There is no denying that New Brunswick is still facing challenges in the French-language education sector. But there are also success stories.
Is there any other Canadian province or territory that, like New Brunswick, automatically requires all students in the school system to be taught the other official language?
I have long believed that all Canadians should speak both of our country's official languages as a way to open twice as many doors and to experience twice as much culture. If the rest of Canada followed New Brunswick's example, all Canadians would be much more engaged with the rest of the country and the whole world.
The fact that communities in my province can be very far apart has led to innovation in education. The New Brunswick Community College and the Collège communautaire du Nouveau-Brunswick offer online courses to students enrolled in several of their programs, such as library science, office automation and medical secretary. I am very proud to say that the CCNB's placement rate is very high: 87 percent of graduates are employed after graduating.
The Collège communautaire du Nouveau-Brunswick is also innovating on another front: international partnerships. For the past several years — I brought this up in December 2006 — the CCNB has fostered close relationships with several developed and developing nations, including members of la Francophonie. The CCNB trains students from its partner countries in certain disciplines, both in New Brunswick and in the students' home countries. For example, in 2003, the CCNB partnered with the Institut supérieur des technologies et du design industriel in Douala, Cameroon, a partnership that enabled 455 Cameroonians to receive CCNB training in Cameroon.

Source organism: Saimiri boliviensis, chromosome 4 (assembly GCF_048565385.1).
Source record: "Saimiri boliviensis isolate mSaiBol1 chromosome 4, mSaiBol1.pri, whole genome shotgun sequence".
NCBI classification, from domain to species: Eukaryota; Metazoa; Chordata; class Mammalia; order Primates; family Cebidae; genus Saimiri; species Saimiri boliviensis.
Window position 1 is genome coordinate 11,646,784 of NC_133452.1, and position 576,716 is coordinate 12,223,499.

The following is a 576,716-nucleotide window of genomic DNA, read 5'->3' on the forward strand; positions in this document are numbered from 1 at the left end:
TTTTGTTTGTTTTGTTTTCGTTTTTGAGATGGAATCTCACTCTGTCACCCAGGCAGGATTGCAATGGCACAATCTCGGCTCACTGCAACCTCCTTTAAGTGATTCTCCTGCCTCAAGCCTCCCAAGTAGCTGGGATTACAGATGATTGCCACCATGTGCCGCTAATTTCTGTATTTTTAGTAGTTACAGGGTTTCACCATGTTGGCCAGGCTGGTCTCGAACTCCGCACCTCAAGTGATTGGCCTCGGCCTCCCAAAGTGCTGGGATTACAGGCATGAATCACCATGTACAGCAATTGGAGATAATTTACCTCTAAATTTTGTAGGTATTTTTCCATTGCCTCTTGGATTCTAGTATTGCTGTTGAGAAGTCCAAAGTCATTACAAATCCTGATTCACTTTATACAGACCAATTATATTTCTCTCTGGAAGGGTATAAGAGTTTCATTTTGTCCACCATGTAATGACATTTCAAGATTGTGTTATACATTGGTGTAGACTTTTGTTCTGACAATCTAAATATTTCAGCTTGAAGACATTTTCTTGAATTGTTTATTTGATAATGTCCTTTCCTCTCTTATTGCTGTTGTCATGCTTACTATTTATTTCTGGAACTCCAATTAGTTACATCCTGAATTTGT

At both the primary and secondary levels, it is a question of granting the school boards and francophone communities of my province greater powers to manage our schools. A bipartisan committee will propose amendments to the Education Act that will ensure greater compliance with the Canadian Charter of Rights and Freedoms and with recent case law regarding education in minority settings.
I would like to conclude on a more personal note, so I will leave you with a list of a few great Acadians who are the pride and joy of my province and are the product of our French-language education system: former Supreme Court Justice Michel Bastarache; well-known singer Édith Butler; multidisciplinary artist and former Lieutenant-Governor Herménégilde Chiasson; Radio-Canada's new Director General of News Programming, Michel Cormier; a lawyer who specializes in language rights, Michel Doucet; boxer Yvon Durelle; former Governor General, the Right Honourable Roméo Leblanc; the very first winner of Star Académie, Wilfred LeBouthillier; President and CEO of Assumption Life, Denis Losier; the internationally acclaimed author and only Canadian recipient of the Prix Goncourt, Antonine Maillet; my former provincial premier and our former Senate colleague, the Honourable Louis-J. Robichaud; and last but not least, the handsome and charming renowned singer, Roch Voisine.
It is always dangerous to name people. I hope to be forgiven if I have missed anyone.
Hon. Hugh Segal: Honourable senators, I would respectfully like to add someone to Senator Losier-Cool's list: Donald Savoie, the esteemed writer on Canadian public administration and academic leader at the Université de Moncton. I only raise this point because I know she does not wish to forget anyone.
Senator Losier-Cool: I thank Senator Segal for raising this point. I am sure I would have heard from Donald Savoie!
New Brunswick's Acadia and its French education system have produced and continue to produce many successful citizens. I will soon retire from the Senate. During the 17 years that I have spent with you here in this august chamber, I have always placed a great deal of importance on the issue of French education in minority communities. I hope that other representatives of Acadia and New Brunswick will continue my efforts after I leave. As for me, I do not have a choice; I will continue to fight for this issue as an ordinary citizen.
In conclusion, honourable senators, I wish French education in my province continued success. Long live our Acadia of which I am so proud. I will say it and even sing it: come and see Acadia, Canada's Acadia.